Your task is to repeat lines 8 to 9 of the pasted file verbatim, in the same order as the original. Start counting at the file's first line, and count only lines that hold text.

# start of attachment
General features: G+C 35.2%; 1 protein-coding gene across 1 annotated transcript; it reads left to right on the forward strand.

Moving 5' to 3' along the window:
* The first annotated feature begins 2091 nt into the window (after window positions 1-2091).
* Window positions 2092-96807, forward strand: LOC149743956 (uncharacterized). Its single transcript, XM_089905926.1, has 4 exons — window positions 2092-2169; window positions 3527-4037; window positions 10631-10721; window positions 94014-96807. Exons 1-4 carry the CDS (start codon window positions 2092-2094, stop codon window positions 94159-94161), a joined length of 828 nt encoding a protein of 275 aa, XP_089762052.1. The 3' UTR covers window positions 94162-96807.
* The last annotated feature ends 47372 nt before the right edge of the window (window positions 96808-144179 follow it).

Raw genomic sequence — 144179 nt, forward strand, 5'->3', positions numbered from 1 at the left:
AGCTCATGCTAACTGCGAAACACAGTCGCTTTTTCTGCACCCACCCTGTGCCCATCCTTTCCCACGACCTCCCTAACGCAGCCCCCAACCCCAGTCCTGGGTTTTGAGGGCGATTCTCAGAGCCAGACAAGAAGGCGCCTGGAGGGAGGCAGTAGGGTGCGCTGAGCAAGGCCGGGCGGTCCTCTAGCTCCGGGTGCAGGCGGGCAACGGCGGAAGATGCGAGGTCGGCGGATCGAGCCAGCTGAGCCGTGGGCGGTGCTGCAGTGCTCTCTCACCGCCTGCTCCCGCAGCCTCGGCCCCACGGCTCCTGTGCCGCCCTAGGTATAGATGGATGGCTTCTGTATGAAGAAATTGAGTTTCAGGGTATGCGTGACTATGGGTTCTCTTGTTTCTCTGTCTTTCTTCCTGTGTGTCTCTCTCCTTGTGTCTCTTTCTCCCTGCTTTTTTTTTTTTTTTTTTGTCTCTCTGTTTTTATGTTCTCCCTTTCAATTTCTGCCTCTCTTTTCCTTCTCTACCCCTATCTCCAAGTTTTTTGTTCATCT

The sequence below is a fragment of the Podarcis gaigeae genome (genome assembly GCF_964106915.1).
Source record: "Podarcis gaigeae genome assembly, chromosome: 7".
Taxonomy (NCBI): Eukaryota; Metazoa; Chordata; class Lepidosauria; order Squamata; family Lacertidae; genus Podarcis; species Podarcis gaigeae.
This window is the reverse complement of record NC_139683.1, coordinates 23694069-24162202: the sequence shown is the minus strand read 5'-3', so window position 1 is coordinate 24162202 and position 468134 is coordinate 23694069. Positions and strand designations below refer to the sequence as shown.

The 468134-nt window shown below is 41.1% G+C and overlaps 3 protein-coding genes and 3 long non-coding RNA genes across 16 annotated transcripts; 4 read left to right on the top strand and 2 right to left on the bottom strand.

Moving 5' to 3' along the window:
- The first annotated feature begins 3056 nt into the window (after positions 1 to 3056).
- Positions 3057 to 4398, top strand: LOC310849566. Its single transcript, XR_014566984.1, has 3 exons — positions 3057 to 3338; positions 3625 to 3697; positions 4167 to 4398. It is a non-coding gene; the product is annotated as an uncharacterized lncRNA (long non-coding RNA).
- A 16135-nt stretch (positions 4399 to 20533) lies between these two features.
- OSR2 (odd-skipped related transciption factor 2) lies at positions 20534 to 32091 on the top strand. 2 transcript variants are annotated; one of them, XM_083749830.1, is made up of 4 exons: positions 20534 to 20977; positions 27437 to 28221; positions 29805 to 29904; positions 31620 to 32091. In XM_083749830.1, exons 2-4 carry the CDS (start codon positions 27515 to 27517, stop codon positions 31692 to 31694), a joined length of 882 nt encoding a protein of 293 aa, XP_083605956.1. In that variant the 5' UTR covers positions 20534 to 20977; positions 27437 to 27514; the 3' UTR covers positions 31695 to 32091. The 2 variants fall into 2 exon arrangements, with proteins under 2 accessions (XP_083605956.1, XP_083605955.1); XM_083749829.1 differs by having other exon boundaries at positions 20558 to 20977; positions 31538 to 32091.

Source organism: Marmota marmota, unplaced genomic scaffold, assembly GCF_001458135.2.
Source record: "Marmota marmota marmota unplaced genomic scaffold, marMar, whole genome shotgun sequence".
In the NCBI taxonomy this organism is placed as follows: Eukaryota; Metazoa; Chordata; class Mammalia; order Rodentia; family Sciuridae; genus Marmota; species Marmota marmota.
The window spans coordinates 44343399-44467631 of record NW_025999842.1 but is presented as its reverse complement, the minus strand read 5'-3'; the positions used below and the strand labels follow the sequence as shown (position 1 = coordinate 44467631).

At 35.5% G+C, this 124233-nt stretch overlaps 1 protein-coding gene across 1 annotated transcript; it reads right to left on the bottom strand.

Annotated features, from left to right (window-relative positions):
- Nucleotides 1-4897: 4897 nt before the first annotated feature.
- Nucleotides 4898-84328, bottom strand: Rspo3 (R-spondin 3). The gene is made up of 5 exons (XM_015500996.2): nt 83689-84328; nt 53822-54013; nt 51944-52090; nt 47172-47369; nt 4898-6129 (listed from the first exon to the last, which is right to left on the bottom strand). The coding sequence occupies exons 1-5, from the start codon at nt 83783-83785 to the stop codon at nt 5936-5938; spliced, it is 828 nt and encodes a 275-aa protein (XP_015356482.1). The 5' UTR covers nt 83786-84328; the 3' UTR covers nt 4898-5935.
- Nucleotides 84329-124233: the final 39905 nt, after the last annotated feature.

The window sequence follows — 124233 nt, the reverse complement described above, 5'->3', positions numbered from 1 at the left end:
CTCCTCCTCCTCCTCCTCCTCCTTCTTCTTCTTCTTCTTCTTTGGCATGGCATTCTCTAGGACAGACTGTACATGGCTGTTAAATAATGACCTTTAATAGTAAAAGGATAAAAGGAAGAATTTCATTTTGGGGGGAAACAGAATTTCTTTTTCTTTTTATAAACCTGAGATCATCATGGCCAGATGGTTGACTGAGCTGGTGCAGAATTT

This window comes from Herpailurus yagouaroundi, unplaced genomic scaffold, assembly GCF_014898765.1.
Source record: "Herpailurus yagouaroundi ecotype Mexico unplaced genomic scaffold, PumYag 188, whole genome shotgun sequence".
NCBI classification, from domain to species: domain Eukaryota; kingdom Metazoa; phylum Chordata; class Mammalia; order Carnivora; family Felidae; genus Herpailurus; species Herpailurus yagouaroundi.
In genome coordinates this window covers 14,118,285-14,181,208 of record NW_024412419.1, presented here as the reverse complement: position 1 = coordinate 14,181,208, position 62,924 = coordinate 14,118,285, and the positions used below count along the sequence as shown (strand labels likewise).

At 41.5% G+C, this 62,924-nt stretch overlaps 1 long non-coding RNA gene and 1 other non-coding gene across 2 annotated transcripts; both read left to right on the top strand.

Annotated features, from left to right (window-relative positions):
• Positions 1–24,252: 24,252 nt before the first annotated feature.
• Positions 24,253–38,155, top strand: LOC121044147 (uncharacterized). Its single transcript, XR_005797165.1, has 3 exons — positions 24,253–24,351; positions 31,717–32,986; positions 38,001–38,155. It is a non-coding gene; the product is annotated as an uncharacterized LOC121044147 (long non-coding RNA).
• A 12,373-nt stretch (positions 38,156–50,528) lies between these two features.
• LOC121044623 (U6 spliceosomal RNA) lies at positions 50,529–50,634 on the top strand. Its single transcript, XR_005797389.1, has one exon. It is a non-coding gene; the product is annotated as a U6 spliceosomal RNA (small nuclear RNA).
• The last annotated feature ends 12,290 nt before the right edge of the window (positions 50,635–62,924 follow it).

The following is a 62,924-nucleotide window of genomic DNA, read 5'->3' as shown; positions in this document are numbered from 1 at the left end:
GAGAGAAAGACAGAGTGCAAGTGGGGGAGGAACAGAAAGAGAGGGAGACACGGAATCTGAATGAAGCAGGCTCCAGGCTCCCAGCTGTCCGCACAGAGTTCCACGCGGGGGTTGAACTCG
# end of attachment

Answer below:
The sequence below is a fragment of the Podarcis gaigeae genome (genome assembly GCF_964106915.1).
Source record: "Podarcis gaigeae genome assembly, chromosome: 7".